The Evolution of Benefit-Cost Analysis into Federal Rulemaking

Editor’s Note: Please see the detailed discussion of Dr. Schmid’s pioneering work here. Also see EPA’s internal review of its use of benefit-cost analysis which states, “Beginning with the “Quality of Life” reviews under the Nixon Administration, the requirements for review by OMB have evolved from a relatively simple analysis of costs to the comprehensive benefit-cost analyses required for the current Regulatory Impact Analyses. Often, the factors required for review by OMB are not the same as those specified for consideration in the environmental statutes.

From: Yale Notice & Comment | A Blog from the Yale Journal on Regulation and the ABA Section of Administrative Law & Regulatory Practice

The Origin of Regulatory Cost-Benefit Analysis

Editor’s Note: The following 1969 landmark article established the intellectual basis for regulatory cost-benefit analysis. It all began here.

Effective Public Policy and the Government Budget: a Uniform Treatment of Public Expenditures and Public Rules


Dr. A. Allan Schmid, Visiting Professor to the Office of the Secretary of the Army


  • Click here to read “Effective Public Policy and the Government Budget” (pdf 2 MB)


Joint Economic Committee, 91st Congress, First Session Analysis and Evaluation of Public Expenditures: PPBS System US Government 1969, “A compendium of papers submitted to the Subcommittee on Economy and Government of the Joint Economic Committee,” Volume I, pages 579-591.

Executive Branch Regulatory Review Policies Set the Analytic Gold Standard for Independent Financial Agencies to Follow

From: The Regulatory Review

Structural Reforms to Improve Cost-Benefit Analyses of Financial Regulation


Similarly, the SEC’s recent rulemaking problems demonstrate the shortcomings of regulatory analysis at independent agencies. Since the early 1990s, the federal courts have invalidated a slew of SEC rules as a result of the lack of an adequate cost-benefit analysis. Following several judicial rebukes, the SEC decided to update its rulemaking guidance to stave off further such roadblocks to the implementation of its policies. The resulting guidance document borrows very heavily from the White House Office of Management and Budget’s Circular A-4, which instructs executive branch agencies on how to perform cost-benefit analyses. Since adopting protocols that mirror that used in the executive branch, the SEC’s cost-benefit analysis has become, according to the Committee on Capital Markets Regulation, “a candidate for the ‘gold standard’ of cost-benefit analysis in the United States.”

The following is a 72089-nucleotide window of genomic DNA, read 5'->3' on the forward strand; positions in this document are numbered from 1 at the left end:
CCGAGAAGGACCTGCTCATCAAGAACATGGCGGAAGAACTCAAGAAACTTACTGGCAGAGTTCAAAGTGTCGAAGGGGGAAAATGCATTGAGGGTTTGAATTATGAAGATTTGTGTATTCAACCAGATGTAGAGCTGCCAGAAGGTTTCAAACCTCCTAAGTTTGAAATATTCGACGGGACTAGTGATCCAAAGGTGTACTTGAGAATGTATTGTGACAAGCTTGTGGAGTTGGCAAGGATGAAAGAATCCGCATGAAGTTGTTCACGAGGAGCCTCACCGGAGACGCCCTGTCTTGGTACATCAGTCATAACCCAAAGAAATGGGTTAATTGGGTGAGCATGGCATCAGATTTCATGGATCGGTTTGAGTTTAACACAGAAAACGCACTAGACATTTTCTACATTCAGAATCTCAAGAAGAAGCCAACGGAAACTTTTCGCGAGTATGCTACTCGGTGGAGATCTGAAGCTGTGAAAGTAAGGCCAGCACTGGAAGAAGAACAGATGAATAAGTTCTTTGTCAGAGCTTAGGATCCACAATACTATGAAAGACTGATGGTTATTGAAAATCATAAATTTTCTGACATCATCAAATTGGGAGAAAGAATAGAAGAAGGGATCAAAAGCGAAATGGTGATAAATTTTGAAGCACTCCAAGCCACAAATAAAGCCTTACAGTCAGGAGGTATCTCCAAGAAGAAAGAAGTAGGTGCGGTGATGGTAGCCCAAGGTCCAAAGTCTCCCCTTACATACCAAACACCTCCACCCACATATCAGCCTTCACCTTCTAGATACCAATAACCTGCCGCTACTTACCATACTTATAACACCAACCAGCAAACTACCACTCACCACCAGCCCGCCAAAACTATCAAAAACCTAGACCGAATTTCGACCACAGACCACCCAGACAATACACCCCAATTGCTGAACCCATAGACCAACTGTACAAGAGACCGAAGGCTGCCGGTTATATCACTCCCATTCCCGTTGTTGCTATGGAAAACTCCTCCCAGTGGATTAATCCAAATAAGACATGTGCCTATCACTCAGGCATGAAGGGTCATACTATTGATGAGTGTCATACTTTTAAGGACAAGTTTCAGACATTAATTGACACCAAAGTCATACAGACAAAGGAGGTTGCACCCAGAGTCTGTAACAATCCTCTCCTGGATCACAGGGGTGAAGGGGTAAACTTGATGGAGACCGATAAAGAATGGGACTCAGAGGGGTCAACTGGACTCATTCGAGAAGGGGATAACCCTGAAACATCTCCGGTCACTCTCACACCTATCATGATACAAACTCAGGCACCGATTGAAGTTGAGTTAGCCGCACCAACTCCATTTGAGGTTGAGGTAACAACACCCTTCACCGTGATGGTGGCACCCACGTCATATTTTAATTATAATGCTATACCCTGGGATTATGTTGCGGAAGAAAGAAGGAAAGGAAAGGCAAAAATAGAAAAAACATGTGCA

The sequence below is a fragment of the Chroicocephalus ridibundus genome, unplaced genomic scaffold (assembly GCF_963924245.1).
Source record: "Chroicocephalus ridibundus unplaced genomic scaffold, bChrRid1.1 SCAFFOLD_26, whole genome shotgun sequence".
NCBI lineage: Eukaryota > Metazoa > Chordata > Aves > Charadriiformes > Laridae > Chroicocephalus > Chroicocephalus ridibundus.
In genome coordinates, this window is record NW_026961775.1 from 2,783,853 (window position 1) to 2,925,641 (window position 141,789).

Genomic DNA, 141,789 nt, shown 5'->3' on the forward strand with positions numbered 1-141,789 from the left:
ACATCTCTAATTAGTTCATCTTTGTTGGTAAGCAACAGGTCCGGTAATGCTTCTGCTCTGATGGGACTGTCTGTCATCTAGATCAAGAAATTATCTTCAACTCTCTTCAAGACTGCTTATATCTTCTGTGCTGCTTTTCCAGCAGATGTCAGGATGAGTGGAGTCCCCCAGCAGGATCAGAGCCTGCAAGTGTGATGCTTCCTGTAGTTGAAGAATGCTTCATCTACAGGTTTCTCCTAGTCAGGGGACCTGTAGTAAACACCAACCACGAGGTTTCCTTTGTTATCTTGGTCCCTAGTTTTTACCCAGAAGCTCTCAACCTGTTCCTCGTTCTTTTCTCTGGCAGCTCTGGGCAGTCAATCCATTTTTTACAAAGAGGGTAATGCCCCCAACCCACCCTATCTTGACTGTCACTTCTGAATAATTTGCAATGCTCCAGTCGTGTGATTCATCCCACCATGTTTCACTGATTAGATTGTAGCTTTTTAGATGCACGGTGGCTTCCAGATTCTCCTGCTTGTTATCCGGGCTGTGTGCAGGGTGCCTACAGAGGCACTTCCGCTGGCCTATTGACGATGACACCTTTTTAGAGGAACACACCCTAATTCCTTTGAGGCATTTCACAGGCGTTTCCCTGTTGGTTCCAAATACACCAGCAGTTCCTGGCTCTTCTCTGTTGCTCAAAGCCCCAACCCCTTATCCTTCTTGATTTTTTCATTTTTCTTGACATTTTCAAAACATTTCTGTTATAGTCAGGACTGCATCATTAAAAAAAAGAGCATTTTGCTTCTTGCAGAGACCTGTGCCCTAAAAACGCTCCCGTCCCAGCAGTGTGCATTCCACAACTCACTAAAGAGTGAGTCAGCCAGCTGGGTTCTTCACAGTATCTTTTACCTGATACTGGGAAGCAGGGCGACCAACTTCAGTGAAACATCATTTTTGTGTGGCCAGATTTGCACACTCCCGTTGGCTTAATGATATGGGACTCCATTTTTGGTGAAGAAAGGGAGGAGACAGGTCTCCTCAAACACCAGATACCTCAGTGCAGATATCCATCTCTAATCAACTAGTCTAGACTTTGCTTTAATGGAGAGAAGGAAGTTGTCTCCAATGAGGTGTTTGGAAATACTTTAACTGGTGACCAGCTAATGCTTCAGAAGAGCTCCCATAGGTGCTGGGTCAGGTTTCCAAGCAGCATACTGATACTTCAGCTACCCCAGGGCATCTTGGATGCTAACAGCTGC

Social Entrepreneurs and the Management of the Regulatory State, The Latent Need to Update Law School Curricula

From: CRE Presentation to the The Southeastern Association of Law Schools | 2017 SEALS Annual Conference Boca Raton, Florida


Implications for Centralized Regulatory Review

It is the view of CRE that if the federal regulatory process were pro-active in terms of social entrepreneurs providing ingenious solutions to regulatory issues there would be less incentive for politicians to resort to Draconian measures to correct a tilt in the regulatory state. The strong presence of social entrepreneurs would also lead to the formation of a national constituency for OIRA which would shelter it in part from interest group demands for ideological solutions to regulatory issues.

Social Security Numbers: OMB Actions Needed to Strengthen Federal Efforts to Limit Identity Theft Risks by Reducing Collection, Use, and Display

From: US Government Accountability Office | Report to the Chairman; Subcommittee on Social Security Committee on Ways and Means; House of Representatives